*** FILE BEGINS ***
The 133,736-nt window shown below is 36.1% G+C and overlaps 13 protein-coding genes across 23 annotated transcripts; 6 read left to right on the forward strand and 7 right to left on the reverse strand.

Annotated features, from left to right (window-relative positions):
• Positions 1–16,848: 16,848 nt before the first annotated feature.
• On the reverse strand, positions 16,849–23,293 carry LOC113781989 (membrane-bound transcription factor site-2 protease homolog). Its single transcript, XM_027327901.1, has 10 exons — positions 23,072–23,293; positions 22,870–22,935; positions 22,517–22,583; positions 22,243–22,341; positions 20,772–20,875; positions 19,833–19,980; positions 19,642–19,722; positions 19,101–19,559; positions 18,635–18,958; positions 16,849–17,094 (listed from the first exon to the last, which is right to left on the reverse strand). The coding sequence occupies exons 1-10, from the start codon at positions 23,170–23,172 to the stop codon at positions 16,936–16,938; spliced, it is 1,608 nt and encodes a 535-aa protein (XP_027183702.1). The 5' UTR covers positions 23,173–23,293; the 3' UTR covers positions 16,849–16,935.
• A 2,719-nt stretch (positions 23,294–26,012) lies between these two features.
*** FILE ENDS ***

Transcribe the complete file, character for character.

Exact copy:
The 133,736-nt window shown below is 36.1% G+C and overlaps 13 protein-coding genes across 23 annotated transcripts; 6 read left to right on the forward strand and 7 right to left on the reverse strand.

Annotated features, from left to right (window-relative positions):
• Positions 1–16,848: 16,848 nt before the first annotated feature.
• On the reverse strand, positions 16,849–23,293 carry LOC113781989 (membrane-bound transcription factor site-2 protease homolog). Its single transcript, XM_027327901.1, has 10 exons — positions 23,072–23,293; positions 22,870–22,935; positions 22,517–22,583; positions 22,243–22,341; positions 20,772–20,875; positions 19,833–19,980; positions 19,642–19,722; positions 19,101–19,559; positions 18,635–18,958; positions 16,849–17,094 (listed from the first exon to the last, which is right to left on the reverse strand). The coding sequence occupies exons 1-10, from the start codon at positions 23,170–23,172 to the stop codon at positions 16,936–16,938; spliced, it is 1,608 nt and encodes a 535-aa protein (XP_027183702.1). The 5' UTR covers positions 23,173–23,293; the 3' UTR covers positions 16,849–16,935.
• A 2,719-nt stretch (positions 23,294–26,012) lies between these two features.